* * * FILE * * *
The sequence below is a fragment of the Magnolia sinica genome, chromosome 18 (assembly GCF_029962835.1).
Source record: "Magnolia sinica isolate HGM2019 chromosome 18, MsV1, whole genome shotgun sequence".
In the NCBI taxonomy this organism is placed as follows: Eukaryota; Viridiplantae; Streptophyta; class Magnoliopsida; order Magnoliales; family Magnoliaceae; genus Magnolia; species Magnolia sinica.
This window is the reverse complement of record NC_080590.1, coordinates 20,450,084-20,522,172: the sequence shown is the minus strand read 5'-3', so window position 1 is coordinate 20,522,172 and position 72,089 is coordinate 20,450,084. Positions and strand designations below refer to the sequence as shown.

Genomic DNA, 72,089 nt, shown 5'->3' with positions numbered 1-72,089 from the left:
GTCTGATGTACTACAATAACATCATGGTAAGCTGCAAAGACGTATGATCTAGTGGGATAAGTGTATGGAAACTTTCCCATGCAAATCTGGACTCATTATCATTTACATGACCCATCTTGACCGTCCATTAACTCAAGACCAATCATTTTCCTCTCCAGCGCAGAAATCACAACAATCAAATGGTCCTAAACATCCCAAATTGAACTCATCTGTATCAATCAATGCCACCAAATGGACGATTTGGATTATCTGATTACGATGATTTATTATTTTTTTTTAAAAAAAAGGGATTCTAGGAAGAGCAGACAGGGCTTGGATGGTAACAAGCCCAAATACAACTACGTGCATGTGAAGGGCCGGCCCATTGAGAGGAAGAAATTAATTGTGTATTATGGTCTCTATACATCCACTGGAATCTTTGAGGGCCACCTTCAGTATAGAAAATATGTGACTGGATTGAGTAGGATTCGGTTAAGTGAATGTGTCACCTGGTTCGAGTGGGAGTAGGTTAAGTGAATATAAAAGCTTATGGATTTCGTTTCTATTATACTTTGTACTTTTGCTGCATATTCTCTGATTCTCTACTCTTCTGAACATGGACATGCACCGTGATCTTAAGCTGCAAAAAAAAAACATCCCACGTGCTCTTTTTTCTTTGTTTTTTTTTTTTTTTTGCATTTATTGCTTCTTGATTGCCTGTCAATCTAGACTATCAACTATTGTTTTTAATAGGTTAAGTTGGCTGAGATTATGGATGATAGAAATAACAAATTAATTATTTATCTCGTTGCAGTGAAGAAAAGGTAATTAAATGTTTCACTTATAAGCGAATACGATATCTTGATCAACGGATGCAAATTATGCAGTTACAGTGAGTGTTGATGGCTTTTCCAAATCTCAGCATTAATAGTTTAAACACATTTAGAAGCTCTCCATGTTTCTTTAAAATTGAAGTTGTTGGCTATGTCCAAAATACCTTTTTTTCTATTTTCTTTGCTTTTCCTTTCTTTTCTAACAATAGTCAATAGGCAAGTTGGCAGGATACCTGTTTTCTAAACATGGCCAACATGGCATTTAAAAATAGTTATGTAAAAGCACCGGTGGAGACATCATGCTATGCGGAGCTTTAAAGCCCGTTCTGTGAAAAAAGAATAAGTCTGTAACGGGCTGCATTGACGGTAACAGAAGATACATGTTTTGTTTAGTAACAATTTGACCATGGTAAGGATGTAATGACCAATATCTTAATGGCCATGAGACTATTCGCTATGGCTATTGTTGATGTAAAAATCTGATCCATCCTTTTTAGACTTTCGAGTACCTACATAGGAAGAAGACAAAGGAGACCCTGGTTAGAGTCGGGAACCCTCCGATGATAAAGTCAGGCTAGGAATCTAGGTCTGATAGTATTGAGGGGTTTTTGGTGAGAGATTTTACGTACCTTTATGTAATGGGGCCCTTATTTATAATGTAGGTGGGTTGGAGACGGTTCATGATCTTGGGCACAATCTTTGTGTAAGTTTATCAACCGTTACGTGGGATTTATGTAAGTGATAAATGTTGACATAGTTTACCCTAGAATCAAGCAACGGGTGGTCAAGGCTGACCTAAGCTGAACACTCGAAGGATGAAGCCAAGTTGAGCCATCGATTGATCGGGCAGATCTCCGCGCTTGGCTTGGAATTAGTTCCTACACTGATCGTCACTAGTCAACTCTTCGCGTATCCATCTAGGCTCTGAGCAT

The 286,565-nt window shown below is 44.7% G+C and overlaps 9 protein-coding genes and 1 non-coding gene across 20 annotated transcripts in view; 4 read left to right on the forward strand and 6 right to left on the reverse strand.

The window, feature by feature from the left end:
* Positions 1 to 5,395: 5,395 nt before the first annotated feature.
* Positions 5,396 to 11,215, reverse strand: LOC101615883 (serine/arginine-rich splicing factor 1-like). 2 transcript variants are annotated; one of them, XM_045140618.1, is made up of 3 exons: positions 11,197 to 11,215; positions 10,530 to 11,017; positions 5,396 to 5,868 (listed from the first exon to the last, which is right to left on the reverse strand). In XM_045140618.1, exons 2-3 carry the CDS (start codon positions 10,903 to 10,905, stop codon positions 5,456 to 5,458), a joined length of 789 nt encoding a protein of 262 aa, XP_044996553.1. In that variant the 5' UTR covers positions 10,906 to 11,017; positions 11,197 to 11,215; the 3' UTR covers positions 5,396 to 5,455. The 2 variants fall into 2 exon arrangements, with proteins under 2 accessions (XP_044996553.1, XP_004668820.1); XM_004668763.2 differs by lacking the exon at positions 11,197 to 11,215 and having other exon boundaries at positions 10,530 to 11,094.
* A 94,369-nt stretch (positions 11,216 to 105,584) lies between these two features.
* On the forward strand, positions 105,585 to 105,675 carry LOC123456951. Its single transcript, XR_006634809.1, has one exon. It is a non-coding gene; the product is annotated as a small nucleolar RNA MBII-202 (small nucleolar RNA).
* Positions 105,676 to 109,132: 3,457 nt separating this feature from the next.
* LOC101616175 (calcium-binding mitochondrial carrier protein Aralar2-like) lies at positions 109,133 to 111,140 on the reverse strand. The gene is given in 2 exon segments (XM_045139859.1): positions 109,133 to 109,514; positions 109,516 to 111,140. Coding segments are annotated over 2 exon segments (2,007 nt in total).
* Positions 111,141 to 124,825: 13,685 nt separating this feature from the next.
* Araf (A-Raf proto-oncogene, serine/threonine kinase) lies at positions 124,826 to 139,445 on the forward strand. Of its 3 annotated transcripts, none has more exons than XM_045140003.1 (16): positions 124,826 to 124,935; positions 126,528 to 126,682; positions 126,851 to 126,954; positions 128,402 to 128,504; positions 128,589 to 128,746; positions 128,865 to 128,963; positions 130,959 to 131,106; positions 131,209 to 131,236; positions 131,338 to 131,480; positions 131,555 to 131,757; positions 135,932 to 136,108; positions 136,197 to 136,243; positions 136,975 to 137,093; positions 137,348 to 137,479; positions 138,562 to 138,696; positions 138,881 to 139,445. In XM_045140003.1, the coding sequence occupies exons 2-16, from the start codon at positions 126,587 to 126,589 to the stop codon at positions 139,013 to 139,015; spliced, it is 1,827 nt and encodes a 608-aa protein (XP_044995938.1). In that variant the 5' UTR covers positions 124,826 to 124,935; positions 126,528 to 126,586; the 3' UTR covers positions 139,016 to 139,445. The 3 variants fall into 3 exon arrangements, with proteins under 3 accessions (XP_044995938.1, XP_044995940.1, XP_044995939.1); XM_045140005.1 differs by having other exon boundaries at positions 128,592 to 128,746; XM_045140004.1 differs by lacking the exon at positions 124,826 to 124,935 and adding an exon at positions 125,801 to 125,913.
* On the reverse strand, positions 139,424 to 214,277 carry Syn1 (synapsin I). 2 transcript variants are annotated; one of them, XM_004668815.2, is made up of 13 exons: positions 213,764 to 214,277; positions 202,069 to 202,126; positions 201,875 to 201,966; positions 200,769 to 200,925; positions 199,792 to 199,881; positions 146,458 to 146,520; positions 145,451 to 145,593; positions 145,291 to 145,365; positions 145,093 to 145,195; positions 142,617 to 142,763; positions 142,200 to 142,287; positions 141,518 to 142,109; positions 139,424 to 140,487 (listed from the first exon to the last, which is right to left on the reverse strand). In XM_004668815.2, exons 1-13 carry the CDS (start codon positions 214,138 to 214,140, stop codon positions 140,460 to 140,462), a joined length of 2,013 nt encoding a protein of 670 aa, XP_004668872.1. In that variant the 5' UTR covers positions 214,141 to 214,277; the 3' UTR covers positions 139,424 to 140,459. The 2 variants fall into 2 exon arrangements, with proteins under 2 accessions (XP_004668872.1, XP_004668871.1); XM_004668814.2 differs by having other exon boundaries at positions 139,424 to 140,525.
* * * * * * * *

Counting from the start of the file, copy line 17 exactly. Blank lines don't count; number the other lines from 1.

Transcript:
* On the reverse strand, positions 139,424 to 214,277 carry Syn1 (synapsin I). 2 transcript variants are annotated; one of them, XM_004668815.2, is made up of 13 exons: positions 213,764 to 214,277; positions 202,069 to 202,126; positions 201,875 to 201,966; positions 200,769 to 200,925; positions 199,792 to 199,881; positions 146,458 to 146,520; positions 145,451 to 145,593; positions 145,291 to 145,365; positions 145,093 to 145,195; positions 142,617 to 142,763; positions 142,200 to 142,287; positions 141,518 to 142,109; positions 139,424 to 140,487 (listed from the first exon to the last, which is right to left on the reverse strand). In XM_004668815.2, exons 1-13 carry the CDS (start codon positions 214,138 to 214,140, stop codon positions 140,460 to 140,462), a joined length of 2,013 nt encoding a protein of 670 aa, XP_004668872.1. In that variant the 5' UTR covers positions 214,141 to 214,277; the 3' UTR covers positions 139,424 to 140,459. The 2 variants fall into 2 exon arrangements, with proteins under 2 accessions (XP_004668872.1, XP_004668871.1); XM_004668814.2 differs by having other exon boundaries at positions 139,424 to 140,525.